Global Village Telecom

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GVT (Holding) S.A.
Subsidiary of Telefónica
Industry Telecommunications
Fate Merged into the Vivo
Founded 2000
Defunct April 15, 2016
Headquarters Curitiba, Brazil
Key people
Amos Genish, (CEO)
Revenue Increase US$ 2.0 billion (2012)
IncreaseUS$ 878.4 million (2012)
Number of employees
17,000
Parent Telefônica Vivo
Website Official website

Global Village Telecom (GVT) was a Brazilian telecommunications company that offers services on landline telephone, broadband for both consumer and business, Pay TV and voice over IP. GVT has been in the market since the end of 2000.

History[edit]

Global Village Telecom was founded in April 1998 by a group of Israeli investors led by entrepreneur Joshua Levinberg, who previously founded Gilat Satellite Networks. Their idea was to build a satellite-based phone network for remote locations in South America using the VSAT technology that was developed by Gilat Satellite Networks. The initial investors in the company included: Magnum Technologies Fund, which held 55% of the company, US investment bank Merrill Lynch held 20%, Clal Information Technologies 10%, Discount Investment Corporation 10%, and Gilat Satellite Networks 5%.[1]

During 1998 and 1999 GVT won tenders to build rural phone networks in Colombia,[2] Chile and Peru[3]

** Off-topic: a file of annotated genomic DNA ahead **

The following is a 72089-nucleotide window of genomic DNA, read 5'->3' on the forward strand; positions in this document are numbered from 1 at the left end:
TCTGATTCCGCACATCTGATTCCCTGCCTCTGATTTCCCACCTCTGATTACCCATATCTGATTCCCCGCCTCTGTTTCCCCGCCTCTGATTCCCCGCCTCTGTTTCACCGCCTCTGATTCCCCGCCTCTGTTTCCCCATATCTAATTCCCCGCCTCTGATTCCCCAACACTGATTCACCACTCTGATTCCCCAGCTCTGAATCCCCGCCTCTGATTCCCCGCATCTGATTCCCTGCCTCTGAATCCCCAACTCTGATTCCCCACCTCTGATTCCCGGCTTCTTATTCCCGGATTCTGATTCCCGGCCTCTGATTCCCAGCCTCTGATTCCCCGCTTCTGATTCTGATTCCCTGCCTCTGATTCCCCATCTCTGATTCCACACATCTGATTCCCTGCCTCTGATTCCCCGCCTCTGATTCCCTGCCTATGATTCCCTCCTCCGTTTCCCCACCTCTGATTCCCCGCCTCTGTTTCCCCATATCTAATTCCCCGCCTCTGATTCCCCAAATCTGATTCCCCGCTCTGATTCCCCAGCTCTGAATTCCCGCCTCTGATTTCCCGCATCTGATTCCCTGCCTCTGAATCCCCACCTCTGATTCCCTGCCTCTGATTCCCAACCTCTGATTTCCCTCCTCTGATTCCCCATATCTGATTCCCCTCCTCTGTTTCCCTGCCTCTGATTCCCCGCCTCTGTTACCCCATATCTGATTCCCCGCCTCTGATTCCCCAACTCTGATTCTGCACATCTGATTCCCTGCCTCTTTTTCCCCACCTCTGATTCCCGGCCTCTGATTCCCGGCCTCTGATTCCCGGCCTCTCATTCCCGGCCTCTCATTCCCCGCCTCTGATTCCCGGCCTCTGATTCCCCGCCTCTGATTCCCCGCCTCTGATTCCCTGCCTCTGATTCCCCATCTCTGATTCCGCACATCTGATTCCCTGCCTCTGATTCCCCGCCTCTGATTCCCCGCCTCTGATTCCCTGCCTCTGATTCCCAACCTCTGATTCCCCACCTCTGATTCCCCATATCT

Brazil Fixed-line Telecommunications Licence[edit]

In 1999 GVT was awarded a 20 years license to provide fixed-line telecommunications services in Brazil's south and central regions. As part of Brazil's government plan to introduce competition in three fixed-line regions of the country. When it privatized the state telecommunications company, Telebras, in 1998, the government divided Brazil into three regions for fixed-line telephony. Each region was to have one newcomer and an incumbent. In each case, the incumbent was a former unit of Telebras, which was privatized.

The region for which GVT won the license had a population of 38 million people at the time and encompasses nine states, including the country's capital, Brasilia. GVT plan was to invest US$550 million over three years and to build a network with 500,000 lines. GVT was to compete in the region against the former Telebras unit Tele Centro Sul, which was owned by a consortium led by Telecom Italia.

In 2001, GVT was split between Gilat Satellite Networks and the other investors in the company. Gilat took over the Colombia and Peru operations and GVT remained solely focused on the Brazilin market.

Initial Public Offering[edit]

In 2007, GVT had an Initial Public Offering on the Brazilian Stock Market, achieving a market cap of $1.2 billion and raising $480 million.[4]

Sale to Vivendi and then to Telefónica[edit]

The French company Vivendi bought a 58% stake of the company by the end of 2009, and raised its participation to 99.17% the following year.[5]

On August 30, 2014, Vivendi announces the sell of GVT to Telefónica of Spain.[6]

Products and services[edit]

GVT is a company that offers high-speed broadband across its area of operation, pay TV with paid high-definition channels, as well as integrated and convergent advanced landline telephony.

The company offers broadband internet connection through ADSL, ADSL2 +, VDSL2 and FTTH technologies. It offers content and Internet services through the online portal POP, besides VoIP services through VONO to residential and micro-enterprise customers in Brazil (also usable outside the country). In 2012, the company also started to offer Pay TV packages.